Ezra Klein in his column in this morning’s Washington Post lays out a case for Mitt Romney as Keynesian. Here’s the argument: Romney’s election, which would likely be accompanied by a Republican sweep of both houses of Congress, would end gridlock, restore business confidence (no more debt ceiling threats) and avoid the harsh cuts in spending currently being insisted upon by House Republicans. The argument for the latter is that they wouldn’t want to trigger an immediate sharp recession.
He might have added that Republicans have always been hypocrites when it comes to deficits. They use them when out of office to get elected (average Americans, being economically illiterate, will always and common sensibly believe in balanced budgets), and ignore them when in office. Prior to President Obama (whose large deficits are a function of the magnitude of the economic collapse coupled with the continuation of the Bush era tax cuts and payroll tax cuts as the only acceptable means of stimulating the economy), the two largest deficit spenders in American history (after Franklin Delano Roosevelt during World War II) were President Ronald Reagan and President George W. Bush.
But does that make Republicans (and Romney, assuming he follows in the footsteps of his predecessors) Keynesian? Romney has called for an 8 percent increase in military spending. He is also calling for sharp cutbacks in domestic spending. Klein quotes a Romney interview from earlier this year where he said he wouldn’t immediately cut $1 trillion from the federal budget (the level called for by the sequestration cuts) because it would cause an immediate 5 percent cut in gross domestic product and throw the country into recession. That simply shows Romney’s ignorance on the campaign trail about government budget policy (his advisers know better). The sequestration cuts would be $1 trillion over ten years or about $100 billion in the first year he took office. A $100 billion cut in spending is about a 0.6% (six tenths of one percent) hit to a $16 trillion economy. That would slow the economy’s growth — just as the huge cuts in state and local government spending has dragged down the current economic recovery — but it wouldn’t stop economic growth in its tracks.
But let’s put the two sides of the Republican/Romney plan together: a $150 billion cut in domestic spending coupled with a $50 billion or so increase in military spending (8 percent of a $650 billion Pentagon budget) would dramatically shift the composition of government spending. It would return the government to approximately the military/domestic split last seen at the height of the Cold War in the 1950s. While this may keep the economy going, it is not properly labeled as “Keynesian.”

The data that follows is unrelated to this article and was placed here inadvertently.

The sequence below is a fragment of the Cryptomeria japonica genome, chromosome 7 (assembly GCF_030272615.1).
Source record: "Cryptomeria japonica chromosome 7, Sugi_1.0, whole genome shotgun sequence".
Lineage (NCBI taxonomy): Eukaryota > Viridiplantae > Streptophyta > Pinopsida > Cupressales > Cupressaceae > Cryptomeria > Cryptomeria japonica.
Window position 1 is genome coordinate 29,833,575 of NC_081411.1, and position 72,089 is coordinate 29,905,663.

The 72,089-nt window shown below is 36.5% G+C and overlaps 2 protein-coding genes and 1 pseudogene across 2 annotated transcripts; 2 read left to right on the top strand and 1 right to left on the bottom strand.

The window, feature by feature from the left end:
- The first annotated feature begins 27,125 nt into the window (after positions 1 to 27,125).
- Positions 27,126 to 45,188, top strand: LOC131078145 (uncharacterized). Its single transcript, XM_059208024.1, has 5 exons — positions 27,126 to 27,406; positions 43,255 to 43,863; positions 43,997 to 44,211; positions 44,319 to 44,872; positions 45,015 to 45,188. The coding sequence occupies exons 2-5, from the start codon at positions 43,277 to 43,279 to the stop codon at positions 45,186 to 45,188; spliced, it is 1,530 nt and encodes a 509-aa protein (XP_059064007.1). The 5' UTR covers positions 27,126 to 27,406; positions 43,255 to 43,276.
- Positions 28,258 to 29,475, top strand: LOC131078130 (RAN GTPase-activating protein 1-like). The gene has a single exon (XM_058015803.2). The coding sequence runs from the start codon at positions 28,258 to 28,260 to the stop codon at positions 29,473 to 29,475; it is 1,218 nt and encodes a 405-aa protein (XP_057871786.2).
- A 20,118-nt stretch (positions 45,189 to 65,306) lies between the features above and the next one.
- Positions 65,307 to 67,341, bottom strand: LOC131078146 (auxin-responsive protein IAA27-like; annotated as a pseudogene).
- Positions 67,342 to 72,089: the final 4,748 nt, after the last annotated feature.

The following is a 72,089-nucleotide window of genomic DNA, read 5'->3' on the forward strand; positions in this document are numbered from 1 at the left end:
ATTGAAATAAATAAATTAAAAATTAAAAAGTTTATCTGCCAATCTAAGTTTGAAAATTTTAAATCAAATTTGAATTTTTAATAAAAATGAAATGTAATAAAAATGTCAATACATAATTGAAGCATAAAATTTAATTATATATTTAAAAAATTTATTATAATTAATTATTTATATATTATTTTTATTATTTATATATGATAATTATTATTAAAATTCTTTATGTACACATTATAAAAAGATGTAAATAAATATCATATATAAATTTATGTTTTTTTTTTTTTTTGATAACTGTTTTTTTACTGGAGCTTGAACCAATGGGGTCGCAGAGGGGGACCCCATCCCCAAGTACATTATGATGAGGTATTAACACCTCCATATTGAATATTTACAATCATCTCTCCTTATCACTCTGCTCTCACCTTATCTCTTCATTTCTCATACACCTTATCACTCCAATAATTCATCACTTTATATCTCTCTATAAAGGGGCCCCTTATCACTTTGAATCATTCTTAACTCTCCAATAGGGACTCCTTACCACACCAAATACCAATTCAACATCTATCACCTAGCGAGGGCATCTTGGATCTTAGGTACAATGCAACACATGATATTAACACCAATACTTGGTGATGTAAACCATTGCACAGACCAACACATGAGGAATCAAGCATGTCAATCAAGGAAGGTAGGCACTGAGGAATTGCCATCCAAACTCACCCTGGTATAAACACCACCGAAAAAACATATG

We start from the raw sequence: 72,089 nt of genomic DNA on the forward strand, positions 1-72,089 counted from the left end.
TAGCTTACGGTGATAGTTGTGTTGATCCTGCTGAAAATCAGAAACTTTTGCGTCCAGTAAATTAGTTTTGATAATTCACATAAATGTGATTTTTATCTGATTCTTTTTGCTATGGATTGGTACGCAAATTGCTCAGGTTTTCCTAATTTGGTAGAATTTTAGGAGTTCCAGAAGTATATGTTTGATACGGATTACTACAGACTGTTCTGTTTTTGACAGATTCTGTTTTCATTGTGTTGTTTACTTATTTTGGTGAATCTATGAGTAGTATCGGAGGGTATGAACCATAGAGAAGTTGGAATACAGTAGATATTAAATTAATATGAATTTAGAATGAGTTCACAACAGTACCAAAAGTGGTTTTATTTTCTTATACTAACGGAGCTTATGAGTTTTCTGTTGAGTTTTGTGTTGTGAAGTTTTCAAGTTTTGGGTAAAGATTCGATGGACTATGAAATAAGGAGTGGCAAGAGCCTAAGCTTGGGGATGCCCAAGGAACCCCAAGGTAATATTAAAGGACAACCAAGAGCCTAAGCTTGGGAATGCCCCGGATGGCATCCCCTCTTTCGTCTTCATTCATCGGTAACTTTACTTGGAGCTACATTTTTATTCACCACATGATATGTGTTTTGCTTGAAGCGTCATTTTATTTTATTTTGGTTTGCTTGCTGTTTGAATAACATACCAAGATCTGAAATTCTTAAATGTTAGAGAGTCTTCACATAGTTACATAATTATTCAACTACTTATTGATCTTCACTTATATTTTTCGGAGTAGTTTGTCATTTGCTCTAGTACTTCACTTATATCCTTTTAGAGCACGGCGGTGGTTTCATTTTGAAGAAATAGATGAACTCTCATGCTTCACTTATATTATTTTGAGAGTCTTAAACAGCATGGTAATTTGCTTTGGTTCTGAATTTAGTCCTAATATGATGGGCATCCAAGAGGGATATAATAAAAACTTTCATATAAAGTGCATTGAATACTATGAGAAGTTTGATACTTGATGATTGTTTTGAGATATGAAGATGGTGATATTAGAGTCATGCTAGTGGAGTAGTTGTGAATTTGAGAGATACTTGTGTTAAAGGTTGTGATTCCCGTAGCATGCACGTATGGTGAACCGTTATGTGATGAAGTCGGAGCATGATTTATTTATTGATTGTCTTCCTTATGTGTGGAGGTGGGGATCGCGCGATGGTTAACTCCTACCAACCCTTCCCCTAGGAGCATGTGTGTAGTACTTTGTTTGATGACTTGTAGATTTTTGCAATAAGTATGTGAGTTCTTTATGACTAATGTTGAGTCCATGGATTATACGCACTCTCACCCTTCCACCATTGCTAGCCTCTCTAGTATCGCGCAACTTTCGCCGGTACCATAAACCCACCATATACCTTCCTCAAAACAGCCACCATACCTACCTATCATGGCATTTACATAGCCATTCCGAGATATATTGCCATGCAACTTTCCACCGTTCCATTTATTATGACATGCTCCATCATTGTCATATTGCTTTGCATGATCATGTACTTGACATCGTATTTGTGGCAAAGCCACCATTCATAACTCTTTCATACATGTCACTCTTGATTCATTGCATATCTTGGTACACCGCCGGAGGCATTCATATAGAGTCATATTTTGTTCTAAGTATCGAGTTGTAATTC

As Keynes pointed out in a letter to FDR in 1933, governments of all political persuasions and throughout history have been willing to engage in deficit spending on war and war preparation. Lord Keynes wanted to add something new to the equation:
Thus as the prime mover in the first stage of the technique of recovery I lay overwhelming emphasis on the increase of national purchasing power resulting from governmental expenditure which is financed by Loans and not by taxing present incomes. Nothing else counts in comparison with this. In a boom inflation can be caused by allowing unlimited credit to support the excited enthusiasm of business speculators. But in a slump governmental Loan expenditure is the only sure means of securing quickly a rising output at rising prices. That is why a war has always caused intense industrial activity. In the past orthodox finance has regarded a war as the only legitimate excuse for creating employment by governmental expenditure. You, Mr President, having cast off such fetters, are free to engage in the interests of peace and prosperity the technique which hitherto has only been allowed to serve the purposes of war and destruction.
Romney’s plan isn’t Keynesian just as Adolph Hitler’s military spending during the 1930s or the U.S.’s during WWII weren’t Keynesian. When governments spend on preparations for war, it is merely “orthodox finance.”Did you like this? If so, please bookmark it, RSS feed.